The New Role for IT: Strategic Visionaries
When we talk about digital transformation, we often talk about the corporate leaders who are leading their companies into a brighter digital future. IT is merely seen as the people who are charged with executing the plan (and the people who will take all the blame if something goes wrong, of course).
However, at many top organizations IT has claimed a seat at the table to not only have a say in a company’s strategic direction, but to actually drive it. No longer are CIOs and their teams tasked with just keeping email running and the servers online; they’re being relied on by the CEO, the board, individual departments and even customers to protect data, drive innovation and deliver a top-quality product experience.
That’s because, more and more, all companies are becoming digital-driven companies. From the assembly line to R&D to customer service to day-to-day operations, IT provides the infrastructure, support and insights needed for everyone else to be able to do their job.
As a result, IT from the CIO all the way down to the staff needs to think about their work not just in terms of solving technical problems, but in the context of solving business problems. That means understanding the company’s objectives so they can better leverage technology to become a true partner to the business.
For many top CIOs, this change in perspective is already taking place. Gartner reports that 84% of CIOs from top digital performers have responsibilities outside of IT, with innovation and digital transformation topping the list. These IT leaders also report that their performance metrics are weighed more heavily on the business side, with 56% of their metrics related to business outcomes vs. 44% related to IT delivery. They also report that they’re spending two days more per month on average on the business executive side of their job compared to just three years ago.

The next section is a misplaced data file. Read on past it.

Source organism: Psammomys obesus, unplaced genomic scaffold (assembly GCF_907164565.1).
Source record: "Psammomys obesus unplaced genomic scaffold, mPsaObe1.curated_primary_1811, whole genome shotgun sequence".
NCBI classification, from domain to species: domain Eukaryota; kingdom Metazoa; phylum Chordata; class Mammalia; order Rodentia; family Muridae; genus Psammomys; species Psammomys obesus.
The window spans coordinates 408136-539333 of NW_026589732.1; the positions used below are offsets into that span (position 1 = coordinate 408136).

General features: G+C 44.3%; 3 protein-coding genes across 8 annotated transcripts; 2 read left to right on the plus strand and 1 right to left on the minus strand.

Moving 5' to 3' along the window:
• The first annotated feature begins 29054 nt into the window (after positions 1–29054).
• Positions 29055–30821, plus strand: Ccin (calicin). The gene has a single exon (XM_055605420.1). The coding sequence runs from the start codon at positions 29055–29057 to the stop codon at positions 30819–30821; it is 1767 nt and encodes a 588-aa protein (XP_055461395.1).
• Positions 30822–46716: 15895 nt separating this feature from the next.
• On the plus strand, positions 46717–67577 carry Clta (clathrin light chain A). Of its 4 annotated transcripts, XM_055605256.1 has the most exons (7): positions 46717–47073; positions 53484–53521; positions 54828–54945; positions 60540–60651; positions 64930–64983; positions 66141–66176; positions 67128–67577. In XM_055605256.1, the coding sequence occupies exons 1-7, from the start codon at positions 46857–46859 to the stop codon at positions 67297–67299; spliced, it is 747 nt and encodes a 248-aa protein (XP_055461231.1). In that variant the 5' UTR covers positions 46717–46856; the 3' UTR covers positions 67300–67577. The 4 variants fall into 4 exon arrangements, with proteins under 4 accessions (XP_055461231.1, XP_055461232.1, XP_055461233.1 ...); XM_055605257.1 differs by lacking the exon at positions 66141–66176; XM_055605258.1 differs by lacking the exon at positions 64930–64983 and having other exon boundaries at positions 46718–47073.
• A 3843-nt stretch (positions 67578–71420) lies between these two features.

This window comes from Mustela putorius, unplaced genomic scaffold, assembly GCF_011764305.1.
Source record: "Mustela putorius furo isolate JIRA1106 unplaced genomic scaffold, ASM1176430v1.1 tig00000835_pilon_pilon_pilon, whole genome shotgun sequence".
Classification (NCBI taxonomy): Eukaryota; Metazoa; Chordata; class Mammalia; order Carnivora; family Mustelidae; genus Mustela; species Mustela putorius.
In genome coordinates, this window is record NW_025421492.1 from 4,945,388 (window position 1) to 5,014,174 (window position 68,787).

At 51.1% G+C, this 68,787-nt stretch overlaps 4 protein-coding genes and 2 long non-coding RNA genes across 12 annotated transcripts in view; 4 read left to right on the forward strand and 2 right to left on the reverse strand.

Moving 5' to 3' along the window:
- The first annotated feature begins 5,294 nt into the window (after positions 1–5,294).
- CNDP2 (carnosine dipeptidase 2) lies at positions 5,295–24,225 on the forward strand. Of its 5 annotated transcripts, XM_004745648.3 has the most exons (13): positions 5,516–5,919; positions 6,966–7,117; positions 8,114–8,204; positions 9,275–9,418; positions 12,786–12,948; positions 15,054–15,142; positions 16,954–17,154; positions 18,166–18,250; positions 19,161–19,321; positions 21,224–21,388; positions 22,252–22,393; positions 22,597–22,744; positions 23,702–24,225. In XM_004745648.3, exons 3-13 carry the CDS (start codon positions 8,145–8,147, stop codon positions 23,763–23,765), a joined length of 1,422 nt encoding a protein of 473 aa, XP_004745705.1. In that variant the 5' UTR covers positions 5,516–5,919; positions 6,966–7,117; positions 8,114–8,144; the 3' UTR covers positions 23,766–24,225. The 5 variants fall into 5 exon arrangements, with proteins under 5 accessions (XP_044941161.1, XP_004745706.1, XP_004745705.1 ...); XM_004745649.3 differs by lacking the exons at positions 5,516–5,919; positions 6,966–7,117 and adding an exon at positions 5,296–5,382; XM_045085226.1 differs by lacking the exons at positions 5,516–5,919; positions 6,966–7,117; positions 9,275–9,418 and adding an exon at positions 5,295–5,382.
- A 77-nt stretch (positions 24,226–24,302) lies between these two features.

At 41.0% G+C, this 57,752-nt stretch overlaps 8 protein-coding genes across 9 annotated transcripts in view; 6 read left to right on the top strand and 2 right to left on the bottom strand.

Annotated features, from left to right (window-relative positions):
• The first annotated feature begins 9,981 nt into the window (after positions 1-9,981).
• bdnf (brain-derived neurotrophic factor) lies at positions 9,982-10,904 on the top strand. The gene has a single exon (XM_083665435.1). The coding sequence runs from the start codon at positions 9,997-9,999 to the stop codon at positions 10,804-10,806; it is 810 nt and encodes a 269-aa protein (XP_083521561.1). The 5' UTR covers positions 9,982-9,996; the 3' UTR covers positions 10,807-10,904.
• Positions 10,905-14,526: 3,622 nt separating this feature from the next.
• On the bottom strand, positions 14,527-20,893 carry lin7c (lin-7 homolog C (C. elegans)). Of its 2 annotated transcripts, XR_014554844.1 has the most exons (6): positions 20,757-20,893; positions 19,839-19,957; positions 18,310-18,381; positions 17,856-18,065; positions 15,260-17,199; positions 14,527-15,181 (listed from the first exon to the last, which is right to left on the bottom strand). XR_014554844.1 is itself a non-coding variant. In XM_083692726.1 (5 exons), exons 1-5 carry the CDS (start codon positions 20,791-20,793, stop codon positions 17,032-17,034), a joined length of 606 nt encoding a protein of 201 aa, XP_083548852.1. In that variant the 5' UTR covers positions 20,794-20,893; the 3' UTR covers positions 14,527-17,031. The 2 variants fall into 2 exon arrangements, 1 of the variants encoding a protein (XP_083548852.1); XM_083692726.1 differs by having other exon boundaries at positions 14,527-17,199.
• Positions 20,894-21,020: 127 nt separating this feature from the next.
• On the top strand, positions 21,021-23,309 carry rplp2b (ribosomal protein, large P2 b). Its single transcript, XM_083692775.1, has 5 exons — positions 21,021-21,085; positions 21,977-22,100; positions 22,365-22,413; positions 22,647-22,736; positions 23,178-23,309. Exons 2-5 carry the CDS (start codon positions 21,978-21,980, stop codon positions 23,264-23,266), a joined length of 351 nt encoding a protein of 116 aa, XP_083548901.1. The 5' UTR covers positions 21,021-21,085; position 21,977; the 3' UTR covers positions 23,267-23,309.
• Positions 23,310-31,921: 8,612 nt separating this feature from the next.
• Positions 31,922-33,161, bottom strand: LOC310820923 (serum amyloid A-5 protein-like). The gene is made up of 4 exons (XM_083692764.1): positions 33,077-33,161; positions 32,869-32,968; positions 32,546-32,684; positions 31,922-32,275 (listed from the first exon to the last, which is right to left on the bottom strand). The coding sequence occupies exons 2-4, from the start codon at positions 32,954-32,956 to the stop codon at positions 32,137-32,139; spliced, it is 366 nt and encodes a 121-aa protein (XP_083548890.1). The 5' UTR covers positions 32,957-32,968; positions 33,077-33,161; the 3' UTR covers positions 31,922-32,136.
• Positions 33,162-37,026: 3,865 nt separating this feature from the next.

CIOs from top digital performers that have responsibilities outside of IT, with innovation and digital transformation topping the list.
IT leaders who report that their performance metrics are weighed more heavily on the business side.
Number of days these IT professionals are spending per month on average on the business executive side of their job compared to just three years ago.
While this is how top CIOs work today, it’s also a preview of how all CIOs and IT teams will be working tomorrow. Soon IT will be judged more on how they meet business objectives than how they meet IT delivery objectives. That means IT teams need to start taking the time now to understand not only the technical side of their business, but the business side of their business.
Take video delivery, for example. The typical IT person might only think about the delivery of a video in terms of the impact it will have on the network. However, if the video is that of a CEO delivering a major presentation to employees around the world, IT needs to also prioritize things like video quality, deliverability and reliability. By understanding why a company is undertaking a new digital initiative like video streaming, video on demand training, cloud software and more, IT can then better connect the work they do with the overall strategic objectives.
What can CIOs and other IT staff do to become more strategic?
- Gain visibility at the C-Suite level: It’s crucial that the CIO and other IT leaders have constant exposure to the CEO, line of business managers, and even the board. The more IT can be represented during the strategy phase, the better IT can understand the business goals behind their work so they can make recommendations appropriately.
- Become a true partner in the business: This can mean building out your team’s skill set to go beyond just hardware and software to include skills like machine learning, design and analytics.
- Flawless execution: It’s a fact in business, and especially in IT–no one remembers all the times you did it right, only the one time it went wrong. But with IT now powering the infrastructure of the entire enterprise, when things go wrong they often go wrong spectacularly. One missed security patch no longer makes email a little buggy. Instead, it exposes your company to cybercriminals, ransomware, and the loss of millions of dollars and customer data. IT needs to make sure the technologies it uses get it right every time.
Instead of a team of techies, the IT department of the very near future will be a team of business leaders. The more you can put the right technology and people in place to support and inform strategic decisions, the sooner your company will be able to unleash the true potential of your IT department.
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